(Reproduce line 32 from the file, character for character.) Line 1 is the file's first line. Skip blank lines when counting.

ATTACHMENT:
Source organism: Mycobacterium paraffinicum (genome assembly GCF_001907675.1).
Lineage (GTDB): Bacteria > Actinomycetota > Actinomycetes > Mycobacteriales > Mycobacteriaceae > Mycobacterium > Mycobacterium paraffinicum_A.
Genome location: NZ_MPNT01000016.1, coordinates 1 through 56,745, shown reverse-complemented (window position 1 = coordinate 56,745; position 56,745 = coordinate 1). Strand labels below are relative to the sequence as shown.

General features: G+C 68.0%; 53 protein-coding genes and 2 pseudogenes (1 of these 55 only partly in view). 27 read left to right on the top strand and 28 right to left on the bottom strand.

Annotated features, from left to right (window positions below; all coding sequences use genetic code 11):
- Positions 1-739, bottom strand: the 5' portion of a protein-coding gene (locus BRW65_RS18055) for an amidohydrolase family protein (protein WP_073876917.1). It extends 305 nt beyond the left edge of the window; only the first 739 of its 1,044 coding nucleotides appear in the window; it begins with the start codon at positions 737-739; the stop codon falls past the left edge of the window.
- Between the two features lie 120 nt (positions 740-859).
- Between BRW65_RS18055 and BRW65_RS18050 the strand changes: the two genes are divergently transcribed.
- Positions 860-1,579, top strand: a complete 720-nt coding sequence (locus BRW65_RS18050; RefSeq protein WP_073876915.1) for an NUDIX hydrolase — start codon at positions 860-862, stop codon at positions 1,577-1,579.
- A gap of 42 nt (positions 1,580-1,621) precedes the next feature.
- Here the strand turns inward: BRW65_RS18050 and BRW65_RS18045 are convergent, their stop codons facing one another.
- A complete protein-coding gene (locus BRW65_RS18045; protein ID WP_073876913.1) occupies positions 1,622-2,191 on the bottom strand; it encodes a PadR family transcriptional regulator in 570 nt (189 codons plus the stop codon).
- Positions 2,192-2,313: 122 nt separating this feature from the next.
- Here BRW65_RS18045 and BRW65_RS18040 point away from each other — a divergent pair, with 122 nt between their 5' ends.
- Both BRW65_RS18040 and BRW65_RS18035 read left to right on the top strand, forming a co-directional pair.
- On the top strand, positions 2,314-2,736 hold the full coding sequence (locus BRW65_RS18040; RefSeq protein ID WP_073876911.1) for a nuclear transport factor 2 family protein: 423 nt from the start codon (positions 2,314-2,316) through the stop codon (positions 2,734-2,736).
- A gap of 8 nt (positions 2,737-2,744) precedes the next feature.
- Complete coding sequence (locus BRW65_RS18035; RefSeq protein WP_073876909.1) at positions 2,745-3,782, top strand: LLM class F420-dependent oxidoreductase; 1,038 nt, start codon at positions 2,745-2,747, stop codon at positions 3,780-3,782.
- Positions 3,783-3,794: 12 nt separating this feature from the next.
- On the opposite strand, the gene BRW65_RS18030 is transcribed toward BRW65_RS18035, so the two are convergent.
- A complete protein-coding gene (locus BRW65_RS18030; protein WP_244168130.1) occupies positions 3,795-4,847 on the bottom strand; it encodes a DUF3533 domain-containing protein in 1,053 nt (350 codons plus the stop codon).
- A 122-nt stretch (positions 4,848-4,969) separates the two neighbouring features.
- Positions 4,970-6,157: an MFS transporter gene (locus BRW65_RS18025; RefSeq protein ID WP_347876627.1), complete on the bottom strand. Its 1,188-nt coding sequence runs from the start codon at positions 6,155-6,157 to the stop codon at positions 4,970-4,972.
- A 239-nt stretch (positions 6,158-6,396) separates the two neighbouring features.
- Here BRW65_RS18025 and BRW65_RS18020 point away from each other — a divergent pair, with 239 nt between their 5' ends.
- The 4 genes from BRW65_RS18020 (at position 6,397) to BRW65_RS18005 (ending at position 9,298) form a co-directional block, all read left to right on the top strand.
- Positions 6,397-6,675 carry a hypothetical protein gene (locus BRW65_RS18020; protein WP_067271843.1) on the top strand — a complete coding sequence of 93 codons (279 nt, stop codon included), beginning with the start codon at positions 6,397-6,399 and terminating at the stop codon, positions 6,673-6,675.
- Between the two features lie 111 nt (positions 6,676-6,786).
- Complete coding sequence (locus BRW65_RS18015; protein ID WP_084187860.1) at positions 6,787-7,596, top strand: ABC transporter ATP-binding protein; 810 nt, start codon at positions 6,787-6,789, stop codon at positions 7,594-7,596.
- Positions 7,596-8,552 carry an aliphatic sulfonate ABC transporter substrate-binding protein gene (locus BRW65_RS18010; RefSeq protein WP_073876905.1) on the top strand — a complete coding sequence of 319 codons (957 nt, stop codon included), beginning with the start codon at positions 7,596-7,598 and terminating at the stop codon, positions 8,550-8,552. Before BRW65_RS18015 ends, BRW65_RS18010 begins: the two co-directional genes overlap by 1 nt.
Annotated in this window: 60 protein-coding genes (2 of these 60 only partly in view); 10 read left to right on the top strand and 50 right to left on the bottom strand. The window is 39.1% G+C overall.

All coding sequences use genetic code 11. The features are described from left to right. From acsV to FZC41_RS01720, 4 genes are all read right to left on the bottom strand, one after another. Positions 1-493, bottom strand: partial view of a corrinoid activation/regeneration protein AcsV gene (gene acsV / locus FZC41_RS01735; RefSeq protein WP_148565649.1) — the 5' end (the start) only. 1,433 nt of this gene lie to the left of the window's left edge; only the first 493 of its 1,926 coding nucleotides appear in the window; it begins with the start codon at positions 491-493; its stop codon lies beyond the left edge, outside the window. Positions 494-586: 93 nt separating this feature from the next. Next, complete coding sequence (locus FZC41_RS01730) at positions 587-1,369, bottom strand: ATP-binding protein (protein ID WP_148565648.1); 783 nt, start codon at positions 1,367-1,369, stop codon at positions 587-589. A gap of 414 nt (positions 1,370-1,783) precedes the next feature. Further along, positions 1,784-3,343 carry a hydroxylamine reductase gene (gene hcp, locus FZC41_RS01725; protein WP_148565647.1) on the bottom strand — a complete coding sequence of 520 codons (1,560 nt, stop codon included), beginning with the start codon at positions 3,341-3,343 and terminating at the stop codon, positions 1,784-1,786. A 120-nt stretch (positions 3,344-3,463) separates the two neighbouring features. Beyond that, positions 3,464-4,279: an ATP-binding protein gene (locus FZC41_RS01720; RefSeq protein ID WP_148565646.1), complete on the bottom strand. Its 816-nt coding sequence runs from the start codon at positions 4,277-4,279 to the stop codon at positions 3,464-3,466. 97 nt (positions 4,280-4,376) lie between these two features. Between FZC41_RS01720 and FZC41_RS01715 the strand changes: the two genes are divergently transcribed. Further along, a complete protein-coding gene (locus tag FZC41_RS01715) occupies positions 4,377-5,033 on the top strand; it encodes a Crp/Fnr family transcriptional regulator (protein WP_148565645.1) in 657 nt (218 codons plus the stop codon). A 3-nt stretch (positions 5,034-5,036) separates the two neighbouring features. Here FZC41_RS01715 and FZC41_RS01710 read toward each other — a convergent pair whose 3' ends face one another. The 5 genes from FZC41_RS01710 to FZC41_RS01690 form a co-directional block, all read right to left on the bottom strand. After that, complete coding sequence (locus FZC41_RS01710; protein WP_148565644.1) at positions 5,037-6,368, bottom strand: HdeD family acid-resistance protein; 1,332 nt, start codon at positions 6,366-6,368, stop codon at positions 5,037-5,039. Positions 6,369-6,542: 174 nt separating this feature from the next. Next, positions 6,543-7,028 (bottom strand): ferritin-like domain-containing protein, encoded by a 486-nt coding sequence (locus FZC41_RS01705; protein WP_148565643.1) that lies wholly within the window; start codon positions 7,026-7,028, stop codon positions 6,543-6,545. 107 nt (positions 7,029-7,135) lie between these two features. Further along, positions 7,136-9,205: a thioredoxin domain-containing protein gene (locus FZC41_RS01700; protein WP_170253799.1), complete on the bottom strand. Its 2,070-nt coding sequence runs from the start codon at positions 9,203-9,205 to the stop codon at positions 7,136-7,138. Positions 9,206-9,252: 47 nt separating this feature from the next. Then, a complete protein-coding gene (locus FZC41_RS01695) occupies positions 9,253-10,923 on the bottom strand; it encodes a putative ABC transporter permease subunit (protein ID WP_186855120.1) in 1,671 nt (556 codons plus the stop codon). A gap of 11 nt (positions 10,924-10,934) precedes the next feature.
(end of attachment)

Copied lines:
All coding sequences use genetic code 11. The features are described from left to right. From acsV to FZC41_RS01720, 4 genes are all read right to left on the bottom strand, one after another. Positions 1-493, bottom strand: partial view of a corrinoid activation/regeneration protein AcsV gene (gene acsV / locus FZC41_RS01735; RefSeq protein WP_148565649.1) — the 5' end (the start) only. 1,433 nt of this gene lie to the left of the window's left edge; only the first 493 of its 1,926 coding nucleotides appear in the window; it begins with the start codon at positions 491-493; its stop codon lies beyond the left edge, outside the window. Positions 494-586: 93 nt separating this feature from the next. Next, complete coding sequence (locus FZC41_RS01730) at positions 587-1,369, bottom strand: ATP-binding protein (protein ID WP_148565648.1); 783 nt, start codon at positions 1,367-1,369, stop codon at positions 587-589. A gap of 414 nt (positions 1,370-1,783) precedes the next feature. Further along, positions 1,784-3,343 carry a hydroxylamine reductase gene (gene hcp, locus FZC41_RS01725; protein WP_148565647.1) on the bottom strand — a complete coding sequence of 520 codons (1,560 nt, stop codon included), beginning with the start codon at positions 3,341-3,343 and terminating at the stop codon, positions 1,784-1,786. A 120-nt stretch (positions 3,344-3,463) separates the two neighbouring features. Beyond that, positions 3,464-4,279: an ATP-binding protein gene (locus FZC41_RS01720; RefSeq protein ID WP_148565646.1), complete on the bottom strand. Its 816-nt coding sequence runs from the start codon at positions 4,277-4,279 to the stop codon at positions 3,464-3,466. 97 nt (positions 4,280-4,376) lie between these two features. Between FZC41_RS01720 and FZC41_RS01715 the strand changes: the two genes are divergently transcribed. Further along, a complete protein-coding gene (locus tag FZC41_RS01715) occupies positions 4,377-5,033 on the top strand; it encodes a Crp/Fnr family transcriptional regulator (protein WP_148565645.1) in 657 nt (218 codons plus the stop codon). A 3-nt stretch (positions 5,034-5,036) separates the two neighbouring features. Here FZC41_RS01715 and FZC41_RS01710 read toward each other — a convergent pair whose 3' ends face one another. The 5 genes from FZC41_RS01710 to FZC41_RS01690 form a co-directional block, all read right to left on the bottom strand. After that, complete coding sequence (locus FZC41_RS01710; protein WP_148565644.1) at positions 5,037-6,368, bottom strand: HdeD family acid-resistance protein; 1,332 nt, start codon at positions 6,366-6,368, stop codon at positions 5,037-5,039. Positions 6,369-6,542: 174 nt separating this feature from the next. Next, positions 6,543-7,028 (bottom strand): ferritin-like domain-containing protein, encoded by a 486-nt coding sequence (locus FZC41_RS01705; protein WP_148565643.1) that lies wholly within the window; start codon positions 7,026-7,028, stop codon positions 6,543-6,545. 107 nt (positions 7,029-7,135) lie between these two features. Further along, positions 7,136-9,205: a thioredoxin domain-containing protein gene (locus FZC41_RS01700; protein WP_170253799.1), complete on the bottom strand. Its 2,070-nt coding sequence runs from the start codon at positions 9,203-9,205 to the stop codon at positions 7,136-7,138. Positions 9,206-9,252: 47 nt separating this feature from the next. Then, a complete protein-coding gene (locus FZC41_RS01695) occupies positions 9,253-10,923 on the bottom strand; it encodes a putative ABC transporter permease subunit (protein ID WP_186855120.1) in 1,671 nt (556 codons plus the stop codon). A gap of 11 nt (positions 10,924-10,934) precedes the next feature.